One of the many promising developments with practical applications emerging from neuroscience is something called “brain wave biometrics.” Everyone’s brain produces a distinctive pattern of alpha-beta brain waves – something like a neural fingerprint. If we could record those brain wave patterns for a given person, we’d have a reliable way of identifying that person later on.
That’s the idea behind a new technology from researchers in Japan that could eventually replace conventional security measures for preventing car and airplane hijackings. Right now, identity authentication relies on getting it right one time – a fingerprint or eye scan, for example, is a one-time-only way of authenticating someone’s identity. If that one-time-only measure fails or is fooled, the authentication system is worthless; the person doing the fooling is “in” and there’s nothing stopping them.
But, if the authentication system continuously monitors the person’s identity instead of only checking it one time—then the game changes. That’s the edge brain wave biometrics offers. Lead research engineer Isao Nakanishi, of the Graduate School of Engineering at Tottori University, explained to me by email, “The purpose of my research is to achieve continuous or on-demand authentication for users – whether an automobile driver or a pilot. Conventional one-time-only authentication based on a fingerprint or an iris scan cannot detect spoofing (i.e., fooling the system). Continuous authentication can prevent such spoofing.”
How this would work in real-time would go something like this: the owner of car would be scanned with an electroencephalogram (EEG), which would record his or her alpha-beta brain wave patterns. Those patterns would then be stored in the car’s biometric security system, and whenever someone attempts to drive the car, their brain waves would be compared to the stored patterns. If they don’t match, the car doesn’t start. But even if the person was somehow able to fool the initial test, they’d still ultimately fail because the security system would continuously check their brain waves for a correct match.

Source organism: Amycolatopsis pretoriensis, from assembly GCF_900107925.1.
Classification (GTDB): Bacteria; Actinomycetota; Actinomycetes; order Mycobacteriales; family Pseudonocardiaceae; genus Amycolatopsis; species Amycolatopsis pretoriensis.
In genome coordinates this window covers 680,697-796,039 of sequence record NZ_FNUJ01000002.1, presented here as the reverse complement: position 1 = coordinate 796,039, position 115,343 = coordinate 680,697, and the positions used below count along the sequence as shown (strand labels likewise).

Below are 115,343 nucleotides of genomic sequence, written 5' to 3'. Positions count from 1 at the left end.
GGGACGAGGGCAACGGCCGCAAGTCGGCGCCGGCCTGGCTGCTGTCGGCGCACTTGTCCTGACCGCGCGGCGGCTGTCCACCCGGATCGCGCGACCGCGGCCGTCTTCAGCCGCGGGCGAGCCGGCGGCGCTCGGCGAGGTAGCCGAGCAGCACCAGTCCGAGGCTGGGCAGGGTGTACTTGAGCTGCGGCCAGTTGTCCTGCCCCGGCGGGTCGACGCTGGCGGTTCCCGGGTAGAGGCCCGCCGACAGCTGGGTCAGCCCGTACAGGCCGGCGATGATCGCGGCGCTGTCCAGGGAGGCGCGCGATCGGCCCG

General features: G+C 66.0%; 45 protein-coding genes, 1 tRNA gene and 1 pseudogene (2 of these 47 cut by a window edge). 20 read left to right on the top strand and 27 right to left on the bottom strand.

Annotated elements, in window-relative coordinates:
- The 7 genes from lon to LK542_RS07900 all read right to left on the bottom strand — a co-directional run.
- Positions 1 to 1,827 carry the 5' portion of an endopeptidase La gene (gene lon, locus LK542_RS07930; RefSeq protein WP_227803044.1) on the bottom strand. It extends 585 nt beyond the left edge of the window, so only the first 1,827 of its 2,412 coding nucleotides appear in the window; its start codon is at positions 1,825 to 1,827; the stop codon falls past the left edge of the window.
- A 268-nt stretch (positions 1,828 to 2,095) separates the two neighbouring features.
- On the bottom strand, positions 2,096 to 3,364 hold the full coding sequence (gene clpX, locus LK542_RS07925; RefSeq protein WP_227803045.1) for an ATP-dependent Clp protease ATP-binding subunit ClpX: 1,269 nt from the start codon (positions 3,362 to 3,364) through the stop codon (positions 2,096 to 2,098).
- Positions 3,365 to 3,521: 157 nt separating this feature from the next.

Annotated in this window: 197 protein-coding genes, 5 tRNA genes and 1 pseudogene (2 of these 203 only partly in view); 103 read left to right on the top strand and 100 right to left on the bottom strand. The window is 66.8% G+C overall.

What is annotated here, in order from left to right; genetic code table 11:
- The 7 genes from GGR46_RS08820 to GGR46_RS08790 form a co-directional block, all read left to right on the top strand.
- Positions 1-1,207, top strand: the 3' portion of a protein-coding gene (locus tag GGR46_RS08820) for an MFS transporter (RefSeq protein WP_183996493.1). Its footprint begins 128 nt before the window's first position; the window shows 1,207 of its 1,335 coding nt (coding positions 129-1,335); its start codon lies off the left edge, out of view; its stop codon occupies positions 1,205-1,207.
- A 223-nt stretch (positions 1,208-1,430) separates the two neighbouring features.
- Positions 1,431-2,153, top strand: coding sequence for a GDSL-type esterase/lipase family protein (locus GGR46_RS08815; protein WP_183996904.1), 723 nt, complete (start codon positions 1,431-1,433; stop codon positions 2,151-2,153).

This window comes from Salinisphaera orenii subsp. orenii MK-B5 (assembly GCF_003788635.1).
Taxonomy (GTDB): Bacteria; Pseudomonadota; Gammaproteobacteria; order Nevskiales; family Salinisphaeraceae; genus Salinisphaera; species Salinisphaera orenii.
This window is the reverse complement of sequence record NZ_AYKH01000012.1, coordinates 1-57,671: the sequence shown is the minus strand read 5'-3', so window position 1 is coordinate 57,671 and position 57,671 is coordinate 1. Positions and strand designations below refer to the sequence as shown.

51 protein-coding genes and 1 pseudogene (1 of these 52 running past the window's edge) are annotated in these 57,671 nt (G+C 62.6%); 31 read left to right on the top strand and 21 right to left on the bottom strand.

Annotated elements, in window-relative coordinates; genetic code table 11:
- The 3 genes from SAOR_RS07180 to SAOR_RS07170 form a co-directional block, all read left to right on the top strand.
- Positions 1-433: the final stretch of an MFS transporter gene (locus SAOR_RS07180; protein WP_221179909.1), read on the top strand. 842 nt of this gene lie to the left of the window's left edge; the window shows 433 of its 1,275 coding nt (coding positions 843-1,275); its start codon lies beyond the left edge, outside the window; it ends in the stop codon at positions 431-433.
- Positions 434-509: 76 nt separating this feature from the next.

The same idea can be applied to commercial airplanes. Pilots would have on file their distinctive brain wave patterns, and the plane’s security system would be calibrated for each flight to only match brain wave patterns for the assigned pilots. Throughout the flight, the system would continuously check the patterns to ensure they haven’t changed. If someone tried hijacking the flight, the security system would immediately identify the brain wave pattern change and block the hijacker from controlling the plane.
Nakanishi said that sensors in the car or plane would be required to monitor brain waves and compare them against the stored patterns—a relatively basic technology by today’s standards. The technology could also eventually be used to prevent drunk driving incidents because alpha-beta waves are altered by alcohol. Nakanishi told me that his team will be focusing on that possibility in the next round of research.
The study was published in the International Journal of Biometrics.